Friday, January 3, 2014

Historical Novels Before the Internet Existed. How?

This last hour or so I've been working on my WIP, which is a historical novel. It's a little slow going, but I've written every day since the New Year, which is my goal.

However, my internet went out about forty-five minutes ago. It has only just recently come back on. During this internet blackout, I hit a snag on my WIP. I needed to know someone's name. It wasn't in my notes because I didn't think this person was very important (and story-wise, he isn't), so I didn't note his name.

But here's the interesting thing about novels...even a lot of side characters/bit parts have names. I just needed to know this guy's name because using his title would be obnoxious. This small dilemma led to a small twinge of panic.  

My initial reaction was: Go to the Internetz! The Internetz! knowz all! You can Google that shit in two seconds, fill in that blank, and call it good. About the time that I was clicking over to Google, Pandora stopped playing my magical writing music.

Uh-oh. The Internetz! had heard my need and said, "Fuck you, Jenny."

Now I had an issue.

Do I need to whip out all of my research books (and there are definitely more than one of those!) and try to find this dude's name?!

I'm not sure which book he'll be in. WTF?

How the hell did James Michener write all of those freakin' historical tomes without the internet or the awesome power of Google? His notes must be astronomically good and take up about three rooms worth of filing cabinet space. He must have somehow crossed referenced and indexed that shit. How could he possibly have found time to actually write the damn books? The thousand pagers he cranked out -- how do theyz existz?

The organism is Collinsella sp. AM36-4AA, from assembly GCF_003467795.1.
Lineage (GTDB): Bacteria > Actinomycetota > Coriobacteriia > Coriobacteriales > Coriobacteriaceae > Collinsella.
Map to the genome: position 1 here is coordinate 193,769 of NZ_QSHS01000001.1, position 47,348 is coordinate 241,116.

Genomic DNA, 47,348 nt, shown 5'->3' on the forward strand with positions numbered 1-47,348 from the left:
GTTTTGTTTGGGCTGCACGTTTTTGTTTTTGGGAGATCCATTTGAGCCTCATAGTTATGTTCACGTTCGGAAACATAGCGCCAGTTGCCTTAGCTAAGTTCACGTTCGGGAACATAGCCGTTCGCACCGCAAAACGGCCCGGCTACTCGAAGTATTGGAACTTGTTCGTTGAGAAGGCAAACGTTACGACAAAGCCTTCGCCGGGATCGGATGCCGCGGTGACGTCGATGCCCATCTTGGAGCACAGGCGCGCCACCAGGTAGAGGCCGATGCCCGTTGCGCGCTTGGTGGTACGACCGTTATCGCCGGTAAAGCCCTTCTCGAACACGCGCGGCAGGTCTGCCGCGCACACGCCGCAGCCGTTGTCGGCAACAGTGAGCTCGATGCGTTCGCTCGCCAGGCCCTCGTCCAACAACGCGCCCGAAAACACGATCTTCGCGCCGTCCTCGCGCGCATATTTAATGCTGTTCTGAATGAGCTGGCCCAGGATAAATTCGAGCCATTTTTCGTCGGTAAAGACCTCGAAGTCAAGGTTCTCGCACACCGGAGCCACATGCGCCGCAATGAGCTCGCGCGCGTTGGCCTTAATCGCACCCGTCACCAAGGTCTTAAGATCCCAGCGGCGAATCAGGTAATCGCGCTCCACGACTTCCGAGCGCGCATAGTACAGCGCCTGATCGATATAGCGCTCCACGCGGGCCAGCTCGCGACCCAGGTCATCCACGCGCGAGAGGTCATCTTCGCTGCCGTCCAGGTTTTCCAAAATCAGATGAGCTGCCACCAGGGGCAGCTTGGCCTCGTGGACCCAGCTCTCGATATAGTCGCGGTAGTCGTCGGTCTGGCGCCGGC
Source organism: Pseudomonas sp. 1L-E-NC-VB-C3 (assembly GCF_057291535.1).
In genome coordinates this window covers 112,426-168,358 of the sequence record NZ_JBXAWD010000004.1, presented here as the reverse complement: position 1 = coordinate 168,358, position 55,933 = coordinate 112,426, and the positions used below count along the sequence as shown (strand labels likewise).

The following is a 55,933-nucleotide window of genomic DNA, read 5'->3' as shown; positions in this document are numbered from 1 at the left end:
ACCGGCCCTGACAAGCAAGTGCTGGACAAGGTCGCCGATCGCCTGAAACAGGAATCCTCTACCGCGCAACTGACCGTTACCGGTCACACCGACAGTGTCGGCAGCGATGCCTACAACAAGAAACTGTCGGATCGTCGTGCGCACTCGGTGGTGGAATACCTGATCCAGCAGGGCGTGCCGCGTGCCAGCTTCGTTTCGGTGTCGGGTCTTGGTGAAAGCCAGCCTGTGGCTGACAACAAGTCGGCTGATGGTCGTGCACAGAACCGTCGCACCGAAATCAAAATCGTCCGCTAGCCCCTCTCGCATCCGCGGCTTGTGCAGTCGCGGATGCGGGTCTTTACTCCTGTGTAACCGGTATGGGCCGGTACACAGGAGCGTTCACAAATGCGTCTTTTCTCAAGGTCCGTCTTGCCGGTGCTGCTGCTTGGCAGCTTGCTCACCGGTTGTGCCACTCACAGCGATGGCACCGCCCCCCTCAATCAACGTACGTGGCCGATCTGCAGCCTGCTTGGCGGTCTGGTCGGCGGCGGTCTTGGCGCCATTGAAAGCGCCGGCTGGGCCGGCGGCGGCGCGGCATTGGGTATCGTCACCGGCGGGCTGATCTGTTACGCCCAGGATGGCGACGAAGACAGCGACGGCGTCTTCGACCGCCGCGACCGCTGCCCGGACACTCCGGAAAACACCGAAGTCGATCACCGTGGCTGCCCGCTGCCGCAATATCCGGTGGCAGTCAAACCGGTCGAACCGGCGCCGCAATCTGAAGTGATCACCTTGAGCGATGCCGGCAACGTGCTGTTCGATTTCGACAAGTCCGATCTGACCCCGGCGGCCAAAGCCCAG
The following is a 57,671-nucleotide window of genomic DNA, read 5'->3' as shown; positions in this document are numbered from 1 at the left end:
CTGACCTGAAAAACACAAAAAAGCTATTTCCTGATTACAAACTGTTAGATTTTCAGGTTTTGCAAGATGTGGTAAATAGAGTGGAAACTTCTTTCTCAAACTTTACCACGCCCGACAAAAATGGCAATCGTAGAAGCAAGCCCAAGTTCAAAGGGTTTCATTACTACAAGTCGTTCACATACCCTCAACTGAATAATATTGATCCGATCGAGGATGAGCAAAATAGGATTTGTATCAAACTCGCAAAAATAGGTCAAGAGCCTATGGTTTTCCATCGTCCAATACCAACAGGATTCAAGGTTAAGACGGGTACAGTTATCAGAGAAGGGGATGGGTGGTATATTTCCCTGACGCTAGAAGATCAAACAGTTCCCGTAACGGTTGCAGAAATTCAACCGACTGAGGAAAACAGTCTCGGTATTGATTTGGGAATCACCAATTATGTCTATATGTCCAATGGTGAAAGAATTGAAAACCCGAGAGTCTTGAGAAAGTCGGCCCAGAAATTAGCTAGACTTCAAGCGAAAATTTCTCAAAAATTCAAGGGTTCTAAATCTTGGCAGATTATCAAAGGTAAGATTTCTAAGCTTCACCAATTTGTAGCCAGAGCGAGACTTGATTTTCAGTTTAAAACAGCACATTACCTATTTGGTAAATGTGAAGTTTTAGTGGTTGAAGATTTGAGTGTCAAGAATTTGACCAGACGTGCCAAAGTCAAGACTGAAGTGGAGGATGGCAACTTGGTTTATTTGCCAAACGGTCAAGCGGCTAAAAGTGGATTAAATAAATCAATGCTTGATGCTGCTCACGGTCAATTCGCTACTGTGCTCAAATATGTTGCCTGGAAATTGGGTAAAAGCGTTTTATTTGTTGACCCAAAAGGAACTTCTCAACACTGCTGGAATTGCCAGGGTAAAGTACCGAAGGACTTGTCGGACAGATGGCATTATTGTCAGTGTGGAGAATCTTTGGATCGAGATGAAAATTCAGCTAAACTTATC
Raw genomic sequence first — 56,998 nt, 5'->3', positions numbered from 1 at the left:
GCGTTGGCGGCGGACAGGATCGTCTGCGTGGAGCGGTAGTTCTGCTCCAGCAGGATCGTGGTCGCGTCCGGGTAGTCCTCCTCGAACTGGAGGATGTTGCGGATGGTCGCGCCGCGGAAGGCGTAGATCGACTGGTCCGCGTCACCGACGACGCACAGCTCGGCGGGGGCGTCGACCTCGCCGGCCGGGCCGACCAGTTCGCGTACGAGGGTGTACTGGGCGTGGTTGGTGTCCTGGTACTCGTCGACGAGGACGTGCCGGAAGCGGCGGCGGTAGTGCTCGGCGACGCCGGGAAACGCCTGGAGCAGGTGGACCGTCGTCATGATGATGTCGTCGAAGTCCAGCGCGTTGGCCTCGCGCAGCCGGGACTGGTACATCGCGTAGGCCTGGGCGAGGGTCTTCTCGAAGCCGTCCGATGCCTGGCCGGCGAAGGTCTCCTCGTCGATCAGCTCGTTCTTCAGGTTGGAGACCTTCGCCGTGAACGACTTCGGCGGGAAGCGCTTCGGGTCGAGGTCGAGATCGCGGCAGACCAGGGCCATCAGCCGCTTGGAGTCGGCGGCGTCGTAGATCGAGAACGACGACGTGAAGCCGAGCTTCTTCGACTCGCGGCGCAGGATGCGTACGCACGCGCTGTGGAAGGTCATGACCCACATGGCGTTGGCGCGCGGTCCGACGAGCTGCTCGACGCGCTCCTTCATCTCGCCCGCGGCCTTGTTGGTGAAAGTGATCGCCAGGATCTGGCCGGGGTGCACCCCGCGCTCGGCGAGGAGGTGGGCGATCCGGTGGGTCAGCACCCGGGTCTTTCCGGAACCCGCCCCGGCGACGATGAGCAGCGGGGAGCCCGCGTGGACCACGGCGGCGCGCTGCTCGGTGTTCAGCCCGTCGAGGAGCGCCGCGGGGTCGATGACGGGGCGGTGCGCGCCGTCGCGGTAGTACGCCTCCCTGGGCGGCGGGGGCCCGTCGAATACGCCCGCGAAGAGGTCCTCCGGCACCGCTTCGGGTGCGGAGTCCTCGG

I'd like to say that I'm an organized person, but I now realize that would be a lie. An outright, flagrant lie. So, now that the Internetz! is back...I'm going to take this opportunity to Google the crap out of a couple things before I lose it again.
 

Thursday, January 2, 2014

Tonight there was a lot of screaming

Luckily, no one was injured in the riot rehearsal process of Marat/Sade. (That's the short title. The long title is The Persecution and Assassination of Jean-Paul Marat as Performed by the Inmates of the Asylum of Charenton under the Direction of the Marquis de Sade. It's by Pete Weiss.)

Not to give anything away -- but I totally am -- the inmates stage a freakin' riot at the end of the play. In case you were curious, staging that kind of thing a very aerobic activity. Especially when you have to do it six times.

To help you imagine it:

Picture an aerobics floor.

Picture some aerobic dancers on the floor.

Picture them doing something synchronized in a circle in the middle of the floor.